“It’s a loaded subject, but let’s get right down to it: gay men, on average, die significantly younger than the rest of the population.” So begins “Gay Men Die 20 Years Younger,” an article posted on insure.com, a publicly traded online insurance brokerage. The source for the article is identified as none other than “Dr. Paul Cameron, the President of the Family Research Institute, [who] published a study in Psychological Reports that confirmed a 20-year life expectancy gap for actively gay men.”
The study in question in fact did nothing of the sort. Its author is a notorious anti-gay propagandist who for more than 25 years has circulated bogus, homophobic “research findings” in pay-to-publish vanity magazines like Psychological Reports (which will publish most anybody willing to pay $27.50 a page). Cameron’s goal, as he says quite candidly, is to provide “ammunition for those who want laws adopted banning homosexual acts throughout the United States.” (In fact, such laws were struck down as unconstitutional by the 2003 Supreme Court ruling in Lawrence v. Texas.) Cameron's propaganda is so transparently false and aimed merely at defaming homosexuals that the Southern Poverty Law Center added his Family Research Institute to its list of hate groups in 2005.
One of Cameron’s most infamous works is his 1983 “gay obituary study,” for which he used obituaries published in gay newspapers at the height of the AIDS crisis to conclude that gay men die on average at 43. “Gay Men Die 20 Years Younger,” which was written by insure.com company blogger Joseph White, is obviously based on the gay obituary study, even though Walter Olson, a senior fellow at the conservative Manhattan Institute, thoroughly debunked the study in 1997 in the online magazine Slate.
The average age of death for AIDS victims, Olson noted, was about 40. For Cameron’s figure of 43 years old to hold true, he pointed out, gay people who never contract AIDS must have a life expectancy of no more than 46 years — a truly absurd proposition. “Looked at another way,” Olson reported, “if even half the gay male population stays HIV-negative and lives to an average age of 75, an average overall life span of 43 implies that gay males with AIDS die at an implausibly early age (11, actually).”
Despite Cameron’s total lack of credibility and professional accreditation — he was expelled from the American Psychological Association in 1983 for ethical violations — his work is often cited favorably by anti-gay hate groups, and it still pops up regularly in conservative religious sermons.
But what’s it doing on insure.com?
Although insure.com is a regular sponsor of conservative commentator Bill O’Reilly’s radio show, by all appearances it’s an established mainstream business website. Insure.com, which describes itself as “an online consumer insurance information service” that allows visitors to obtain insurance quotes from more than 200 leading insurers, regularly wins Web design and Web commerce awards. The site is not a public discussion forum. Its owners strictly control its content, and the vast majority of its articles — described as “a vast library of originally authored insurance articles … not available from any other source” —deal with topics like quarterly car insurance rate reports and tips for discussing rider policies with a homeowners insurance agent. It’s hardly a typical venue for promoting the work of a raving homophobe like Cameron, who once said: “Homosexuality is an infectious appetite. It is like the dog that gets a taste for blood after killing its first victim and desires to get more victims thereafter with a ravenous hunger.”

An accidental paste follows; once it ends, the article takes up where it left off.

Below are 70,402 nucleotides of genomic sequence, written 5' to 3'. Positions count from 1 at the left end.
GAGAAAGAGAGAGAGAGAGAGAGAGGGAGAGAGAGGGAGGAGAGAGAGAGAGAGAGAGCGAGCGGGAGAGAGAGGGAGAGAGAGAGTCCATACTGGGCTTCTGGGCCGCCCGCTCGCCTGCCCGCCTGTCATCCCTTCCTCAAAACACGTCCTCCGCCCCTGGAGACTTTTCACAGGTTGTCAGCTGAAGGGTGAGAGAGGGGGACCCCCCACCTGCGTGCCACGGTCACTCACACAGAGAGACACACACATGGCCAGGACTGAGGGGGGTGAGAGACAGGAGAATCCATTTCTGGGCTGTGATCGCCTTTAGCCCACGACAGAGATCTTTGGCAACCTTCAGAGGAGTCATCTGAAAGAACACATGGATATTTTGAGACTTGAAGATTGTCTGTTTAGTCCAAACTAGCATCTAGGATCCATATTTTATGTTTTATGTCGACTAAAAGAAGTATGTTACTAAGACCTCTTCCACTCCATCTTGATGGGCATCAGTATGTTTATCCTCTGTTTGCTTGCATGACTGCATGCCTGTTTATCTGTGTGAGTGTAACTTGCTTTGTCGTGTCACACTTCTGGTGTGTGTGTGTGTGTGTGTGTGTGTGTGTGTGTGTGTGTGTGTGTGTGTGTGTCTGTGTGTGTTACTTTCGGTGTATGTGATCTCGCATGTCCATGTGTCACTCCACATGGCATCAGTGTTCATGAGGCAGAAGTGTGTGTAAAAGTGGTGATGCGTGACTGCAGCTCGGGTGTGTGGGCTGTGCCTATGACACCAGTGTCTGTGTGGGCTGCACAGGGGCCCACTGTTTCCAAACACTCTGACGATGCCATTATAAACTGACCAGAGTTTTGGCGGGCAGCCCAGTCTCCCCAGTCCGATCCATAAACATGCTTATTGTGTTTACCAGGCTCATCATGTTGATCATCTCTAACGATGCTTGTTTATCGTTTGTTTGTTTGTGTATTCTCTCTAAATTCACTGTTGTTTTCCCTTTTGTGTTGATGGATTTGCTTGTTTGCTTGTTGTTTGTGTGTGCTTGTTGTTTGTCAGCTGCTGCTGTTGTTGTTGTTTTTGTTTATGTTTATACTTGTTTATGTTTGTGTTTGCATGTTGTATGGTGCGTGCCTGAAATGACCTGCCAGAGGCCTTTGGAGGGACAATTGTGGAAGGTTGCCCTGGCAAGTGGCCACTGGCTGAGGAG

Last month, bloggers at boxturtlebulletin.com, which delivers “news analysis and fact-checking of anti-gay rhetoric,” privately contacted insure.com CEO Robert Bland to make sure that Bland knew all about Cameron’s background, including his praise for Nazi Rudolph Höss, commandant of the Auschwitz concentration camp, for how he “dealt with” gays. The bloggers went public after Bland wrote back, informing them he had no intention of removing the article from the website. “It contains no factual errors and no editorial bias or slant whatsoever,” Bland wrote in a July 12 post to the boxturtlebulletin.com comments section.
Addressing the implications of Cameron’s findings for the life insurance industry, the insure.com article concludes that despite the gross disparity in life spans, “no life insurance companies charge elevated rates to gay men. Then again, perhaps the issue is still too sensitive for such realistic evaluation.”
Bland, in his correspondence with the boxturtlebulletin bloggers, indicated his belief that such a “realistic evaluation” should be based at least in part on the work of Paul Cameron: “There’s a human interest story to be researched here on why all U.S. life insurers decline HIV-positive applicants (many of whom are healthy and have been for two decades) but will not even attempt to segregate gays who, according to a growing body of evidence, may have a much shorter lifespan than non-gays.”